The U.S. Supreme Court’s ruling on the Affordable Care Act has left the law’s most ardent detractors with not much more than a hospital gown for cover.
King v. Burwell may be the last legal assault on “Obamacare,” the right wing’s bete noire. If the Republicans still hope to quash the president’s health care reform, they’re going to have to elect a Congress and a chief executive to “repeal and replace” it.
In the upcoming elections, Republicans will have to make a convincing claim that they have a better plan to supplant Obamacare. (Spoiler alert: They don’t have any plan at all, and they probably won’t by November 2016.) Sure, they will continue to throw darts at Obamacare, but they will be hard-pressed to demonstrate that they are more interested in uplifting the quality of healthcare for all Americans than in playing political games.
It’s clear that Republicans consider the high court’s 6-3 decision a bitter defeat. In the hours after it was announced, Republican frustration was palpable.
GOP presidential candidate and former U.S. Sen. Rick Santorum, in a statement echoed by his colleagues vying for the nomination, called the ruling “yet another reminder that if we are to rid our nation of Obamacare once and for all, we need to elect a conservative president prepared to lead on day one.”
Mississippi Gov. Phil Bryant, a Republican, sputtered about a “socialist takeover of health care forced down the throats of the American people.”
Three years ago, Chief Justice John Roberts’ court upheld the constitutionality of Obamacare’s individual mandate feature. Now, the court has given its blessing to the intent of the Affordable Care Act.
The case turned on some erroneously drafted language that appeared to limit federal subsidies to people in those states that had set up insurance exchanges. That clause, read in the context, contradicts the intent of the law.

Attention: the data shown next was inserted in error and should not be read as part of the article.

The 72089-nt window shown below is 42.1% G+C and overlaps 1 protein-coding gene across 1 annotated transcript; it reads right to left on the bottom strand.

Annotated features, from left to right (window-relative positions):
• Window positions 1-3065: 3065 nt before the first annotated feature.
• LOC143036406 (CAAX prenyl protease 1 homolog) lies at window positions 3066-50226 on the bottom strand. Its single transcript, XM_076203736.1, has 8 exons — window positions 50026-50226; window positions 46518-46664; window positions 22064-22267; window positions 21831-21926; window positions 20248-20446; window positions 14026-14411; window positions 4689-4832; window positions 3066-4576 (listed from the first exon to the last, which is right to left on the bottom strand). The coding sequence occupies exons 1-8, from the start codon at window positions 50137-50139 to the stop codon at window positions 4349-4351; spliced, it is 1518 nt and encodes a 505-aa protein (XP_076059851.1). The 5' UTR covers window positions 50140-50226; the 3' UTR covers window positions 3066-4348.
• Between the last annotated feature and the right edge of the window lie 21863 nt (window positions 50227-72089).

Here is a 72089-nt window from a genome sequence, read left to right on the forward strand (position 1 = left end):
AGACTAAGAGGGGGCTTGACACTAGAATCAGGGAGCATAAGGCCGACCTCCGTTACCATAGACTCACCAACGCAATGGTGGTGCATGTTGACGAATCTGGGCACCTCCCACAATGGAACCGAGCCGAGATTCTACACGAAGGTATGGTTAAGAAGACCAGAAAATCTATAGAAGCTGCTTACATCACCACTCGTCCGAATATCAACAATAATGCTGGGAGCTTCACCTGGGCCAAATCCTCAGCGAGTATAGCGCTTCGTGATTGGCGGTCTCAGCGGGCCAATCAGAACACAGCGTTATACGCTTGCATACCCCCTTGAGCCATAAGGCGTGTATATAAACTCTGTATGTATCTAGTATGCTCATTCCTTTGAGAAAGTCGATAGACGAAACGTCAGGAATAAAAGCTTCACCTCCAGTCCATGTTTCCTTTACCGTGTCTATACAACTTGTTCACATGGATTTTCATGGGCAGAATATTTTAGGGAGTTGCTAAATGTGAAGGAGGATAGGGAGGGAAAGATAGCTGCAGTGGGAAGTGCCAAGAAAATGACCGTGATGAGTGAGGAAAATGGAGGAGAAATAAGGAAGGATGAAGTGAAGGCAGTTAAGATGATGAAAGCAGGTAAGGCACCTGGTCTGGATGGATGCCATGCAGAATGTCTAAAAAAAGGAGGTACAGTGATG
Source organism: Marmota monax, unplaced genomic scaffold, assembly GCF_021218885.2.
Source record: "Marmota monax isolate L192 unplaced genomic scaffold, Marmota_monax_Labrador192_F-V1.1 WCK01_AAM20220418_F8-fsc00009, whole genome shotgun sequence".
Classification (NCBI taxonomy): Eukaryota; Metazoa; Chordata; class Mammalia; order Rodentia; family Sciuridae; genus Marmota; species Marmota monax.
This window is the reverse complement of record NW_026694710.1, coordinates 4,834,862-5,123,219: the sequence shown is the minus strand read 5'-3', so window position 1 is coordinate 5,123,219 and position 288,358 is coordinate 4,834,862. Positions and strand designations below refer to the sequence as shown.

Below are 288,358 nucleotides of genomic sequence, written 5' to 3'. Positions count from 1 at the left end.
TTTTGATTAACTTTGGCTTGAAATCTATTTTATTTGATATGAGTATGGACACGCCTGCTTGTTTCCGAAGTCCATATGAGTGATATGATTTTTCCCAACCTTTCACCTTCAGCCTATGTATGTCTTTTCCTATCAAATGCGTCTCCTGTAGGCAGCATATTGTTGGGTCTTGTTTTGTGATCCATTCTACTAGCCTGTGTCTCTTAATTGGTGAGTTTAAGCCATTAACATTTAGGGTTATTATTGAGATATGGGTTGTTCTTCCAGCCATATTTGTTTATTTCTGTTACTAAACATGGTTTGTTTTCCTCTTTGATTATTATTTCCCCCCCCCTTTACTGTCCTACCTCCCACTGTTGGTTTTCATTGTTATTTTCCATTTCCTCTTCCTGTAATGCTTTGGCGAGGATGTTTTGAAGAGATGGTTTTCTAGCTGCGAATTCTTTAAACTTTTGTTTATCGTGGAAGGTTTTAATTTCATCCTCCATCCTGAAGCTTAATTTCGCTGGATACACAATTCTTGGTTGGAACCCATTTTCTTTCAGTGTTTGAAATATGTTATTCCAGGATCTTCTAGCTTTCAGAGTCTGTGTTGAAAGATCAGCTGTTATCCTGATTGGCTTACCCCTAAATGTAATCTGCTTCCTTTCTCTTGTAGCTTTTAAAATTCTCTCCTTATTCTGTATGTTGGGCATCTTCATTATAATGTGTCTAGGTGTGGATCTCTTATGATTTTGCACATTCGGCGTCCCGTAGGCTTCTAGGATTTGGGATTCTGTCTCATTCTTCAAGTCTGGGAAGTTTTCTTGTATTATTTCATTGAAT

Writing for the majority, Chief Justice Roberts wrote: “Congress passed the Affordable Care Act to improve health insurance markets, not to destroy them. If at all possible, we must interpret the act in a way that is consistent with the former, and avoids the latter.”
Roberts acknowledged the law’s “three-legged stool”: regulations on insurers (such as requiring them to cover pre-existing conditions without jacking up premiums); a mandate that all individuals must buy coverage; and a subsidy to those who can’t afford coverage. With all the legs in place, the reform has a chance to succeed; take one leg away and insurance markets will go into a “death spiral.”
Universalizing and strengthening insurance coverage remains a vital priority. The National Center for Health Statistics reports that 36 million Americans — 11.5 percent of the population — remain uninsured. Others still face costly generic prescriptions, high deductibles and scant access to reliable basic care. Unforeseen medical costs are still major reason that families declare bankruptcy, sometimes even when they are insured.
The Supreme Court’s ruling clears a major hurdle toward achieving maximum coverage. Had the court ruled for the plaintiff, it would have gutted the Affordable Care Act and sent the nation back to square one. At least now the nearly 17 million Americans who gained coverage will be able to keep it.
The question is where Obama’s antagonists go from here. More than one observer has noted that Roberts saved the Republicans from themselves. An adverse ruling would have caused a major disruption in health care markets. Yanking chemotherapy and dialysis treatments from the recently insured would have left the Republicans in a bad odor at election time. The court’s decision permits the GOP to keep fulminating throughout the upcoming election season about the savage injustice of Obamacare without proposing a concrete alternative.
That conservatives were willing to cause a health-care cataclysm speaks volumes about their true intentions. Don’t expect Republicans to propose health-care reform that puts people’s interests before corporate profits. And thank John Roberts’ court that we don’t have to watch them go through the charade of doing so.
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